In the midst of tending to her business’s growth, establishing a new life with her fiancé and managing unexpected health issues, Bobrowsky chooses optimism. She says the last thing she’ll do is leave the business and the people who have stood by her. “I focus on gratitude and what’s possible, not impossible,” Bobrowsky says. “It’s what I tell my clients, and it’s what I tell myself!”
A Life “Refound”
“I graduated from college. With a French degree. In the middle of Indiana,” says Yvonne Lazaretti of Victoria, setting up the juxtaposition and sense of humor that are woven throughout her story. She takes that seemingly odd combination and quickly adds a shrug and a laugh, saying, “There’s not much you can do with that.”
Odd combinations and laughs are at the core of the life Lazaretti built for herself. She was a stay-at-home mom, who developed a slight obsession with refurbishing furniture. During the years she spent raising her two kids, Lazaretti had a perpetual pile of accent pieces in various stages of completion—some natural, some sanded or distressed, some with bright painted colors or intricate rosemaling patterns she learned as a nod to her roots.
Unexpectedly, her divorce sent her looking for a steady career, so she moved to Minnesota for a corporate IT job and found herself alone in a new place, in a new career, with a newly empty home. But—just like before—refurbishing furniture quickly took up her spare space and spare time.
“I grew up with a dad in the military—and my mom was this little German lady who never gave up, so I was totally screwed,” Lazaretti says with a laugh. “We moved a lot, and I got used to new people and things. You just learn along the way, the good and the bad. For me, prospect outweighs hesitance.”
Enter Bob Smith, a new love interest and—to her surprise and delight—owner of a hobby farm between Jordan and New Prague. “One day, he said, ‘Hey, let’s do some projects out here.’ It’s so peaceful. You can saw and sand in the middle of the night and nobody cares,” Lazaretti says.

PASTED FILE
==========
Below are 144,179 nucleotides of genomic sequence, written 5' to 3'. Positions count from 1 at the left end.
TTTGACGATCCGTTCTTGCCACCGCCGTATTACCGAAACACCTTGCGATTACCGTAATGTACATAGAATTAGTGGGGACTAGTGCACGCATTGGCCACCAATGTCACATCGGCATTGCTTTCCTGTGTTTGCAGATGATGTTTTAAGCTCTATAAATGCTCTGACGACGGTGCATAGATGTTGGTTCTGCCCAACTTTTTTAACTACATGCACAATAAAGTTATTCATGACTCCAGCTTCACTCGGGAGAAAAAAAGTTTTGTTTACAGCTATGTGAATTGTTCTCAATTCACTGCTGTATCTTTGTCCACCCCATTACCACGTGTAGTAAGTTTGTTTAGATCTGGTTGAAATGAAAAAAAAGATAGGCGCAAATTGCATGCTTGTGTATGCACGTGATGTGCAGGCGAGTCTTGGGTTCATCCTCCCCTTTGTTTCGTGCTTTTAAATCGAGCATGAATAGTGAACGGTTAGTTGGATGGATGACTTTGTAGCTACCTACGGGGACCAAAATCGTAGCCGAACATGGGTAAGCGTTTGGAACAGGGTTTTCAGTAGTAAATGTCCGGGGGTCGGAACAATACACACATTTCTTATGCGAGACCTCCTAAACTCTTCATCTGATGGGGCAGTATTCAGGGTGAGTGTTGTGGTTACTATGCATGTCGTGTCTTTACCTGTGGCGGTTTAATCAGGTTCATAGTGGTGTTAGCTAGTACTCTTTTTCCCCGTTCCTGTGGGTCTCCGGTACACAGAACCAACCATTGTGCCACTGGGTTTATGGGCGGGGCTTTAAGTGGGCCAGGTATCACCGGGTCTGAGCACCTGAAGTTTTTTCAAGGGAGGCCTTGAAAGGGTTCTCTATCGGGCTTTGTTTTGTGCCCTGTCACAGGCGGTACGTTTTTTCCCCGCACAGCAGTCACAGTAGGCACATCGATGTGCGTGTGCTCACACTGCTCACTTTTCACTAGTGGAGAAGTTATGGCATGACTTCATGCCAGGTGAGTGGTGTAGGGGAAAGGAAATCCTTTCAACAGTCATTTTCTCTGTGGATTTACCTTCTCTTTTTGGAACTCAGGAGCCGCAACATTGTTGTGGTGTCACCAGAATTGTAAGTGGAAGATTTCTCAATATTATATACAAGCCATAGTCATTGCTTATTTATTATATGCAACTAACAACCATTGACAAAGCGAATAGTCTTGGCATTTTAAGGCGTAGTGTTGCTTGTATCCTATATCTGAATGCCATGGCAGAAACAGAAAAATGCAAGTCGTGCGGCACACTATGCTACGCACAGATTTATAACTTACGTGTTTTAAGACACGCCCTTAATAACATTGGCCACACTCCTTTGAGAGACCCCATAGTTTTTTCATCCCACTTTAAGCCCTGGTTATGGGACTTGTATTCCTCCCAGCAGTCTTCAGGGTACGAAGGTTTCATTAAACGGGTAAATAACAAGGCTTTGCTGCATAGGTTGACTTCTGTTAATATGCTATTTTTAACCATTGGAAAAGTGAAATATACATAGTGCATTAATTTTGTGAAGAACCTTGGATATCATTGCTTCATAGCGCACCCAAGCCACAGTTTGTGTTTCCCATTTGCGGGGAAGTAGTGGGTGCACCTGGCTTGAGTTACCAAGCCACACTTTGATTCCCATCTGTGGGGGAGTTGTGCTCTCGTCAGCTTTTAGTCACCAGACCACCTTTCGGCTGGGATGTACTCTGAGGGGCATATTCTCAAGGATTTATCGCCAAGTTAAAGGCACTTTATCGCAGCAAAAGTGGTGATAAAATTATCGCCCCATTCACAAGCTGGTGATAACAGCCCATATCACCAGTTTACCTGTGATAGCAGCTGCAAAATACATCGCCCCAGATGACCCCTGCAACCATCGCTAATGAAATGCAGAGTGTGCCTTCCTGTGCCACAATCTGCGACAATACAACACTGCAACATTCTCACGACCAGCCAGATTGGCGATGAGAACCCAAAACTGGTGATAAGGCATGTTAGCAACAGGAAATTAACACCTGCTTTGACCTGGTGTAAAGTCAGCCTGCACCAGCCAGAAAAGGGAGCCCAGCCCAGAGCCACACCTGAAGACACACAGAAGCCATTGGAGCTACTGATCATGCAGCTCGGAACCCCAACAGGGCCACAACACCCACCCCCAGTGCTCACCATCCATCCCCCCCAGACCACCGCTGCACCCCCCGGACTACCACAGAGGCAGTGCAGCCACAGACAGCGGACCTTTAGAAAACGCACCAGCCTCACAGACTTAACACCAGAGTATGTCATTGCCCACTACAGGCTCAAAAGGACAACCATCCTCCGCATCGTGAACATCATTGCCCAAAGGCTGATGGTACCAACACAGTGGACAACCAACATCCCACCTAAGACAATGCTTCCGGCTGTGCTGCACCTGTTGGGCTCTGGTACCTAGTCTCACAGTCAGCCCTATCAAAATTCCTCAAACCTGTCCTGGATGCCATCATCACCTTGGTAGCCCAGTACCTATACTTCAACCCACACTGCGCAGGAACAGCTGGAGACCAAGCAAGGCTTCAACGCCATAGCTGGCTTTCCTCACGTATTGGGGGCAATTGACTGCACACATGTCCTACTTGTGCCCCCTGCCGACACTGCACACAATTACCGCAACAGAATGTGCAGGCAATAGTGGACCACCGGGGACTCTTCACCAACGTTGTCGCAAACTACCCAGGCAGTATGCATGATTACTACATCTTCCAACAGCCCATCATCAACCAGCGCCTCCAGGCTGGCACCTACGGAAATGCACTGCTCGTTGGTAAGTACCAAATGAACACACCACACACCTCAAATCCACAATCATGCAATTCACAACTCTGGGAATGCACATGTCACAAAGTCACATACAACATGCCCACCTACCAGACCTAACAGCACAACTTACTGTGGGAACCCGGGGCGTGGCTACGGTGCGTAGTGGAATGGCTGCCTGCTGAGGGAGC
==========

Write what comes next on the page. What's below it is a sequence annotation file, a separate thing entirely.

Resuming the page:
With a growing pile of furniture and the vintage and reclaimed décor craze taking off, she and Smith launched the ReFoundry to capitalize on their spare time with occasional sales of accent pieces. They started with a tiny rented space in an antique store and have expanded twice since then, with creativity and passion at the core of the business and its pieces.
“I equate it to a time where I was most happy,” says Lazaretti, who acknowledges that she has sometimes had to fly by the seat of her pants as a new business owner with another full-time job. “I went to Spain one time and didn’t know Spanish—I was scared, but driven to the hope of something new. In order to grow, I had to challenge myself.” Both partners work full-time—though they hope one or both of them can go full-time one day at the ReFoundry—and love having an outlet for their creativity and an opportunity to bring new life to tired objects.
“Every piece has good bones, good history, a good shape. I get to carry on the story, but in a new way,” Lazaretti says. The ReFoundry is in Jordan alongside the Corner Peddler in the old Jordan Brewery, a space that’s having a renaissance of its own. “The stones and brick just really fit where we wanted to go with the business. I look at each piece, distress, disassemble, flip it around—that’s kind of how my life is, too,” Lazaretti says. “It’s eclectic—but I’m always asking how to make it all work together.
Everybody needs a passion, I guess. Oh, and everybody needs a Bob—he’s a gem. Thank God I have one—he keeps me laughing.”